The Detective would not allow the young man to speak.  The Detective threatened to arrest the guy’s buddy for interfering with an “investigation.”  The Detective ordered the victim into the police car and took him to the downtown station to get to the bottom of this drug deal gone awry.

Once downtown, the Detective would not hear the young man’s story – wouldn’t let him speak.  Accused him of being involved in a drug deal.  This process lasted close to two hours.  Amazingly, he neither served nor protected this young man.

I’ll interject something here:  you don’t have to talk to the police.  You are under no obligation to answer any of their questions.  It seems like NO ONE knows this.

Not surprisingly, the young man had no idea that he had a right to demand the presence of counsel.  He had no idea that he had the right to refuse questioning.  He seemed scared out of his wits (keep in mind only hours earlier, he was the victim of a robbery).  Until the Detective’s radio on his desk blurted out “Mr. so-and-so’s lawyer is up here.  Says to quit asking him questions.” the Detective was questioning and accusing the young man.

The Point
People don’t know their rights, and most don’t seem to care the rights even exist.  Jay-Z’s “99 Problems” does a better job of explaining one’s Fourth Amendment protections than do most, if not all, American history classes.  Most folks blindly obey authority, believe most of what they hear, and summarily assume the accused are guilty.  This makes the job of a criminal defense attorney exceedingly difficult.  Our public education system has failed this country’s population by teaching the Constitution and the Bill of Rights as an 11th grade American History lesson instead of what it truly is:  an operational guideline for the principle of self-governance that began as a great experiment and resulted in the greatest and (at one time) free-est country on Earth.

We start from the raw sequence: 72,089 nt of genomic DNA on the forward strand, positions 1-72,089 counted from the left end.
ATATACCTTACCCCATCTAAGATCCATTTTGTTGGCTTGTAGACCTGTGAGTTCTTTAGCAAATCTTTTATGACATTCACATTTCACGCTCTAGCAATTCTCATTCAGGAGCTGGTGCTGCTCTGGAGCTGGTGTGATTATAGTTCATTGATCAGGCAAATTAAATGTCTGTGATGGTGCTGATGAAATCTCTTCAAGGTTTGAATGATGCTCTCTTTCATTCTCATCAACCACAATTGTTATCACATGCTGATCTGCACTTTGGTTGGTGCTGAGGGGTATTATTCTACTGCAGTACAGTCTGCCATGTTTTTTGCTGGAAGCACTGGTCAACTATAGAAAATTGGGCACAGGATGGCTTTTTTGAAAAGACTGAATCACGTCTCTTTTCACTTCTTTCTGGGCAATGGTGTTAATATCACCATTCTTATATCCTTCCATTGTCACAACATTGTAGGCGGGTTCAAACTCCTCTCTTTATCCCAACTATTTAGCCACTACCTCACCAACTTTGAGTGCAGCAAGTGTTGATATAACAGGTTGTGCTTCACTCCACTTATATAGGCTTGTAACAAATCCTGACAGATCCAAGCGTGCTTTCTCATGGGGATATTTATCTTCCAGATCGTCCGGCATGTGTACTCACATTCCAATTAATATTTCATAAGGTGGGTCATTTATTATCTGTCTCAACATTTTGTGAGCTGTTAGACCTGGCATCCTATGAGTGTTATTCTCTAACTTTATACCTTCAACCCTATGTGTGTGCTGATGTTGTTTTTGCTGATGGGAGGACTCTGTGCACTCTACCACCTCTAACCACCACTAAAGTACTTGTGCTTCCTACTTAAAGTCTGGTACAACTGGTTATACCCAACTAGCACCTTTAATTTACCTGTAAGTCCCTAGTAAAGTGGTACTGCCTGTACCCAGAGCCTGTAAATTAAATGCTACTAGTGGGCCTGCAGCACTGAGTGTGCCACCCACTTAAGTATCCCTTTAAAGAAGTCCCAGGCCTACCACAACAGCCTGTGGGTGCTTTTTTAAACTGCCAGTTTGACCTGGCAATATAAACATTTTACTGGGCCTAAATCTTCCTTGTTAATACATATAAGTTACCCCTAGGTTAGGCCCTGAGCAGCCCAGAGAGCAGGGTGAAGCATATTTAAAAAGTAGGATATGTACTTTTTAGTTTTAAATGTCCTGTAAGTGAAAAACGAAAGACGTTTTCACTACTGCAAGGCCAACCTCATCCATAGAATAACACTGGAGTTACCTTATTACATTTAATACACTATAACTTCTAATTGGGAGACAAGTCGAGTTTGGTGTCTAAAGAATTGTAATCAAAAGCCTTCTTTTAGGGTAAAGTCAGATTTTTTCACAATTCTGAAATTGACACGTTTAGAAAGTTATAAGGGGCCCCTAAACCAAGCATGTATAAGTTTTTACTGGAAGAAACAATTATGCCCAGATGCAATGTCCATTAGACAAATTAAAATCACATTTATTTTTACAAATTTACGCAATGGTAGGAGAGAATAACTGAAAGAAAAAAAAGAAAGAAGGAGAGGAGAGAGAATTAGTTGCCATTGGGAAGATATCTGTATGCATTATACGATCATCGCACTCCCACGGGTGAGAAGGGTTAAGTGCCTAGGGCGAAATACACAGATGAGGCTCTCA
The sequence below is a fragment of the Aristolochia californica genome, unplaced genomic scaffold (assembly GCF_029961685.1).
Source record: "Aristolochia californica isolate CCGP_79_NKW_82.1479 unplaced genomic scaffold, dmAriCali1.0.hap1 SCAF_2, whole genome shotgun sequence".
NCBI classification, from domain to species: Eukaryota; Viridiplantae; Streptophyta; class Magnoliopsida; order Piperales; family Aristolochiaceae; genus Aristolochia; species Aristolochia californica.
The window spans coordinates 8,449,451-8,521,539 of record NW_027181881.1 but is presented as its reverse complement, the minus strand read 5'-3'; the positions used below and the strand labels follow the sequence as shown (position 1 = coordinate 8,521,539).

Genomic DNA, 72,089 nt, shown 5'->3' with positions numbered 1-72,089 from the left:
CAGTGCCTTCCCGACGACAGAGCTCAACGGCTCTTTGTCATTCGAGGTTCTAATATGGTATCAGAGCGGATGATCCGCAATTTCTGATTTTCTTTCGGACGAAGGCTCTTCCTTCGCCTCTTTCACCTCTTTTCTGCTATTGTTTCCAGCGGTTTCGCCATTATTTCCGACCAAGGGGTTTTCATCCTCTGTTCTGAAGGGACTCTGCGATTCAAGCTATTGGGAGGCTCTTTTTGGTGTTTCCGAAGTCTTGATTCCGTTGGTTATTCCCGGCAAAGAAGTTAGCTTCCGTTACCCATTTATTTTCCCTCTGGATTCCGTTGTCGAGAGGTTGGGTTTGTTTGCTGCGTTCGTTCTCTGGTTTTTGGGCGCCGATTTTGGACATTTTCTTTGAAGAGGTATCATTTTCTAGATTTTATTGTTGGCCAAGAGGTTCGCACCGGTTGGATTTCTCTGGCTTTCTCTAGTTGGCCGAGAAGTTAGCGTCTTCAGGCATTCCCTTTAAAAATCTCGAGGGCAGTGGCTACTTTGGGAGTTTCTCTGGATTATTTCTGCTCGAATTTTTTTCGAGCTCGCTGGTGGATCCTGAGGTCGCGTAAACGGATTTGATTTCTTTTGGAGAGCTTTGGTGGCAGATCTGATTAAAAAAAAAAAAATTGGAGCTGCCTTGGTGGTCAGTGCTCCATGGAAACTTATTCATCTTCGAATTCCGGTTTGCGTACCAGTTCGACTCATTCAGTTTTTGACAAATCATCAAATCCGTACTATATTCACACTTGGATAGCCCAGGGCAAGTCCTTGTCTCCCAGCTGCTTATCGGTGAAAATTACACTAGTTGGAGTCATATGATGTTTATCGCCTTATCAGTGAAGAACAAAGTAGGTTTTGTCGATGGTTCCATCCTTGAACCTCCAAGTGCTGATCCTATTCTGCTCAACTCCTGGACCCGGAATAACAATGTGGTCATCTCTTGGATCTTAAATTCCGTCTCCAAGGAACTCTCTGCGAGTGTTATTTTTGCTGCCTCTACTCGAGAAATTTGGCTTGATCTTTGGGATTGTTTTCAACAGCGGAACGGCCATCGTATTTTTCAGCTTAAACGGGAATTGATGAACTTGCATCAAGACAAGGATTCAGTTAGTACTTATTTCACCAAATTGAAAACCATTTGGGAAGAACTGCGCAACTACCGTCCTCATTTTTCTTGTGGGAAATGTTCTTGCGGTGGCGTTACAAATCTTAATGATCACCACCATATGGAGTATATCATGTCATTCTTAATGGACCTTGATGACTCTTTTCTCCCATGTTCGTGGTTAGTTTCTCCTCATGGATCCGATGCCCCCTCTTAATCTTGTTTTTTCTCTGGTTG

This contractual document, which confers only certain enumerated powers upon a government by its people, and then further limits the government’s power over its people in specifically enumerated ways, is never effectively communicated to pre-collegiate students.  Classroom lessons fail to teach the most important part of our country’s founding, where the framers deemed government to be a necessary evil, prone to abuse of authority, not to be trusted, which must be at all times kept in check and limited by the document which created it.  The police are an arm of that government.
Are there good officers on the force?  Absolutely.  Do they put their lives on the line, day-in, day-out, to protect the citizenry from crime?  Absolutely.  Do we live in a dangerous city?  You bet.  Did this Detective’s work experience lead him to believe that the young man was probably buying dope from his assailants?  Probably.  But so what?  These truths do not absolve this Detective’s actions.
If police are questioning you, they probably think you are guilty.
You don’t have to talk to the police.  You don’t have to allow them to search your car without a warrant.  You don’t have to obey their every command.
Ask for a lawyer.  See the Constitution and Bill of Rights for more details.